Newscasts

PBS Daily Newscast - July 8, 2020 


Mary Trump's book labels our president a reckless leader who paid a pal to take his SAT test; Nevada lawmakers address pandemic shortfalls.

2020Talks - July 7, 2020 


Biden's climate change task force is making some progress; a federal judge orders the Dakota Access Pipeline shut down; and today sees elections in NJ and DE.

Public News Service - WA: Environmental Justice

PHOTO: An aerial view of Terminal Five at the Port of Seattle shows the location at the heart of a lawsuit filed on Monday to stop oil drilling ships from being docked and repaired in Puget Sound. Photo courtesy of the Port of Seattle.

SEATTLE - It's turning out to be a big week for oil transport issues in Washington. On Monday, four conservation groups filed a lawsuit in King County Superior Court, challenging the Port of Seattle's decision to allow oil drilling ships to be housed and repaired at the port's Terminal Five. Becky

PHOTO: Some Washingtonians say oil-train disasters such as the one in West Virginia this month, in which 27 of 109 rail cars full of Bakken crude oil derailed, can only be avoided if the trains aren't allowed in the Northwest. Photo courtesy Office of West Virginia Gov. Earl Ray Tomblin.

MOUNT VERNON, Wash. - Last weekend's oil train derailments and explosions in West Virginia and Ontario are having reverberations on the Washington coast. On Monday, the Skagit County Hearing Examiner determined that an expansion plan to allow the Shell oil refinery in northwest Washington to accept

PHOTO: The Colstrip Generating Station in Montana has been under regional scrutiny for years for air and water pollution. Three Washington utilities use some of its power, and have proposed legislation to retire the plant. Photo courtesy Montana Environmental Information Center.

OLYMPIA, Wash. - A coal-fired power plant in Montana is at the heart of legislation getting its first committee hearings this week in Olympia. The Colstrip Generating Station provides some electricity for three Washington utilities, which are proposing a plan to retire the plant. Colstrip already i

PHOTO: A side of toxins with that? Groups critical of Washington's proposal to update water-quality standards claim it doesn't do enough to clean up pollution or curtail industrial waste discharge, while health warnings persist for eating fish caught in some locations. Photo credit: JRStock/FeaturePics.com

OLYMPIA, Wash. - People can comment starting this week on new state water quality standards that already have been years in the making in Washington. Anyone who eats or catches fish will want to take a look at them. The new standards are based on higher fish consumption rates that are more realisti

PHOTO: Montana's Colstrip Generating Facility is owned in part by electric utilities serving Washington customers. Environmental groups say those ratepayers are on the hook for costs related to the plant's massive coal ash waste ponds. Photo credit: David T. Hanson for Montana Environmental Information Center.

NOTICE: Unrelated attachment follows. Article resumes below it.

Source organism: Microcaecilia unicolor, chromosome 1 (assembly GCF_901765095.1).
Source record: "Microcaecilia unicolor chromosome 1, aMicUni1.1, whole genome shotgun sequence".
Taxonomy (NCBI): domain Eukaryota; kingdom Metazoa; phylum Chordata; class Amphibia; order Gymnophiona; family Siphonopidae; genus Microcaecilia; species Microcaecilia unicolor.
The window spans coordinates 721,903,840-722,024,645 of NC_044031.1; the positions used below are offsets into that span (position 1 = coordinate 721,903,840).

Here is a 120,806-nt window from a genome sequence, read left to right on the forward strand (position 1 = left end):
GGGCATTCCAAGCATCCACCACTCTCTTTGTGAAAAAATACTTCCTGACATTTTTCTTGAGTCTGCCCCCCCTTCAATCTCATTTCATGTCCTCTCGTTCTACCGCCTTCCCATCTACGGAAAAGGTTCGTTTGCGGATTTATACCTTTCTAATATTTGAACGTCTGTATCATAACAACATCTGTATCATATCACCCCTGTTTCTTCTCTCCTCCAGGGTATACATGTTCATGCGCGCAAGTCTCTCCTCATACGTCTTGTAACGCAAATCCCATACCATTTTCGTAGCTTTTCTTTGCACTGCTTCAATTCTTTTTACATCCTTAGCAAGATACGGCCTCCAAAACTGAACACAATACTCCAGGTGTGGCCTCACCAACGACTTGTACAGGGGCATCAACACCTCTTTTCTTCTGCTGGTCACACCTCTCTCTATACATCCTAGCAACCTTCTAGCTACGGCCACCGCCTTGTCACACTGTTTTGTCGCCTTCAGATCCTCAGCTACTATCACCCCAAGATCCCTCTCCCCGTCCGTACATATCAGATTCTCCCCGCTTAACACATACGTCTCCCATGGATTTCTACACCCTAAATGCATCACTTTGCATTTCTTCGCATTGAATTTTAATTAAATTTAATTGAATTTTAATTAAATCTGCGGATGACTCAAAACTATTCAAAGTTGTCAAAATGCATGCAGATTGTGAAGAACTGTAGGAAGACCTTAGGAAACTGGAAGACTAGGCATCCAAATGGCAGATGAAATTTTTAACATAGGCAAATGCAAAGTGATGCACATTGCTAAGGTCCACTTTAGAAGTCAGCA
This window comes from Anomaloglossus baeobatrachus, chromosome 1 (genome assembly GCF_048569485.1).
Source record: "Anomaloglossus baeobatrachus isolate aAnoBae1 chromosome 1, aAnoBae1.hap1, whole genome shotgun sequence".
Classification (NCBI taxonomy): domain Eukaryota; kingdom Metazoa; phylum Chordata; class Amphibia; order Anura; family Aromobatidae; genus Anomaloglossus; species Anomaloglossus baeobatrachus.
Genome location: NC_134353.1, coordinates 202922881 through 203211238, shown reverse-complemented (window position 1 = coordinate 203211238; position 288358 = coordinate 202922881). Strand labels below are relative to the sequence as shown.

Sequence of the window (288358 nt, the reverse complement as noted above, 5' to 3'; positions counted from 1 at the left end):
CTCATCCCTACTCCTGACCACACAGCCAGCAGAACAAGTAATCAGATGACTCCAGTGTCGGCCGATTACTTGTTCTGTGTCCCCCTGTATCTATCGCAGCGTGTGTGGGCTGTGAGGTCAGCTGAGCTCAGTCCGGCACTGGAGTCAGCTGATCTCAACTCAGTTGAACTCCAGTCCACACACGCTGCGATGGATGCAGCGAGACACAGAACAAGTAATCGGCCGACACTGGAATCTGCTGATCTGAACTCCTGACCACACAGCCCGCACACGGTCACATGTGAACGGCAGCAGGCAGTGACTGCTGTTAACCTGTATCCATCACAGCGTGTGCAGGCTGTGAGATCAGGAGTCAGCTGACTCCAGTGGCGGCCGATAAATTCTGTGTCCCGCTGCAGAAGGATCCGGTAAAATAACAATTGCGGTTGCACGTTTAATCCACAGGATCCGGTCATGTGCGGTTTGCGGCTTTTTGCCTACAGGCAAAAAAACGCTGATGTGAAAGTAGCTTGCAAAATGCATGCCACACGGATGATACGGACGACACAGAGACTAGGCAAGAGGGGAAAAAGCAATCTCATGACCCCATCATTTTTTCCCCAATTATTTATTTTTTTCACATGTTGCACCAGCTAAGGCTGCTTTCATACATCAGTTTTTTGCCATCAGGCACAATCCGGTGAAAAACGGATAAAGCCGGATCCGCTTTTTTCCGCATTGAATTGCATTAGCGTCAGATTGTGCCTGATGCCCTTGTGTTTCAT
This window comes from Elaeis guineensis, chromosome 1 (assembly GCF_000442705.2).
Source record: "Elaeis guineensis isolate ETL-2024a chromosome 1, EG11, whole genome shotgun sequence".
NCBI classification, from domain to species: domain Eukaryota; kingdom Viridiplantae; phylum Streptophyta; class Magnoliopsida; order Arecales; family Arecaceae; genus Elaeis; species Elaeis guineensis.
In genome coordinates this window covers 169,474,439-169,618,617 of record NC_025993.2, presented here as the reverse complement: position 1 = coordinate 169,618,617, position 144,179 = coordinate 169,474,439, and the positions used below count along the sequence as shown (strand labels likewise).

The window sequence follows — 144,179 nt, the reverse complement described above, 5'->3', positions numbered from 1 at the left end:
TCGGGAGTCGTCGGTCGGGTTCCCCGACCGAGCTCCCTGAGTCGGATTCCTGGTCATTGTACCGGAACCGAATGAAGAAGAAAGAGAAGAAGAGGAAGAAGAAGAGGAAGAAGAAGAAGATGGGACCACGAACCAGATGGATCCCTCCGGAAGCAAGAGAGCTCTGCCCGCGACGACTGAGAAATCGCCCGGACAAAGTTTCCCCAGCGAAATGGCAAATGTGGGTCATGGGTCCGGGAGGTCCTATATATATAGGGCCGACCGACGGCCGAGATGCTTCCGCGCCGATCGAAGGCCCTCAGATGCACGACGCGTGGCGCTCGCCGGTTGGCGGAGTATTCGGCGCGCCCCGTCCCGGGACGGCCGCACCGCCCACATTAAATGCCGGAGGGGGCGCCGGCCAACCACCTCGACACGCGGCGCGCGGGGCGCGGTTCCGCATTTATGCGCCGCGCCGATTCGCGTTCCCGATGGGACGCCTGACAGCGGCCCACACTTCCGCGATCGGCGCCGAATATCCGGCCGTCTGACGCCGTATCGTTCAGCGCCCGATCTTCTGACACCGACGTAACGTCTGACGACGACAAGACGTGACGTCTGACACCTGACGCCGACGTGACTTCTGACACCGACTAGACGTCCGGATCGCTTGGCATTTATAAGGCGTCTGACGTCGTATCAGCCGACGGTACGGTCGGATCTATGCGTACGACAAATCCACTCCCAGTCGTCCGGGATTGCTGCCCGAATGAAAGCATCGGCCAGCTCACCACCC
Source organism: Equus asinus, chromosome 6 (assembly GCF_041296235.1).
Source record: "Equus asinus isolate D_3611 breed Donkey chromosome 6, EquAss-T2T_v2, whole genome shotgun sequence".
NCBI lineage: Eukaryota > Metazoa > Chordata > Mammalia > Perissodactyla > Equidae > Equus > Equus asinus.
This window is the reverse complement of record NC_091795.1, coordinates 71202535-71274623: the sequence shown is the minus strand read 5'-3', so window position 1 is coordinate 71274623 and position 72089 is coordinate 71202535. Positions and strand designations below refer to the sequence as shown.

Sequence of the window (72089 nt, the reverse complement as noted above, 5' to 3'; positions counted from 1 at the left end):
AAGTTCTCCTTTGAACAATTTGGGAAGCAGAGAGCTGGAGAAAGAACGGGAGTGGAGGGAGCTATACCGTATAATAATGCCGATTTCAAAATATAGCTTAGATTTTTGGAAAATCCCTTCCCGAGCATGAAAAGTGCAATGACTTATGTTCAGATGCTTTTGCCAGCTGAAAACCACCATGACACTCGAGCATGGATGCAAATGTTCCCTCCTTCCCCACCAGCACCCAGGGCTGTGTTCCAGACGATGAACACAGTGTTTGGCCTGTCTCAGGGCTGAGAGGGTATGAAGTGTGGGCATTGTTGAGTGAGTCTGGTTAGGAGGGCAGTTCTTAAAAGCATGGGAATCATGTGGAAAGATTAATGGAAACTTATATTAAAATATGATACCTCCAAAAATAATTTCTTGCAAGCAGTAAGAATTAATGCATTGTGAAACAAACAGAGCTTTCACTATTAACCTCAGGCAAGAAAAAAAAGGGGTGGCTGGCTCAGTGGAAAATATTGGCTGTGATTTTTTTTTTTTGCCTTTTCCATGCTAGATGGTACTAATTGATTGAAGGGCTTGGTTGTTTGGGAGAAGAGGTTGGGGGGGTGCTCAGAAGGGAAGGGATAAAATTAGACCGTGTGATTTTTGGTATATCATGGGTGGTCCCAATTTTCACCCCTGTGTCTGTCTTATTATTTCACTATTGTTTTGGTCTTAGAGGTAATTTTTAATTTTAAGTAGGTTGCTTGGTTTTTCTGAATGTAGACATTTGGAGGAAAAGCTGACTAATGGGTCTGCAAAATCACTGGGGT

SEATTLE - Many Washington homes and businesses use power generated by burning coal, although the power plants aren't located in the state. A new report from the Sierra Club and Earthjustice focuses on coal ash waste and the trouble it is causing - not only for the environment, but for ratepayers. I

PHOTO: Debris and chemical residue end up in storm drains and are carried into local waterways, affecting fish and drinking water. After three years, Clark County has agreed to comply with the federal Clean Water Act to minimize storm-water runoff. Photo credit: iStockphoto.

VANCOUVER, Wash. – The year's end also marks the end of a three-year court battle over water quality standards for Clark County – and all sides are calling it a win. This week, Clark County commissioners settled the penalty phase of a lawsuit to bring the county into compliance with the

PHOTO: The National Marine Fisheries Service must review its permit that allows U.S. Navy training exercises along the Pacific coast. Research shows using sonar could be adversely affecting orcas and other marine mammals. Photo credit: iStockphoto.com.

SEATTLE - This holiday season may bring a little more "peace on earth" to Washington's famous orcas and other marine mammals along the coast. A federal judge has given the National Marine Fisheries Service (NMFS) a deadline to come up with a new plan to protect sea life from the damaging effects of

PHOTO: A little less appetizing? Groups suing the EPA say it isn't moving fast enough to require stronger state water quality laws in Washington, to ensure that locally-caught fish are safe to eat. Photo credit: iStockphoto.com.

SEATTLE – Some fishing and conservation groups say Washington's water pollution laws aren't strong enough and they're suing the Environmental Protection Agency (EPA) to step in and make the state change them. State water pollution standards are based at least partly on how much fish people c

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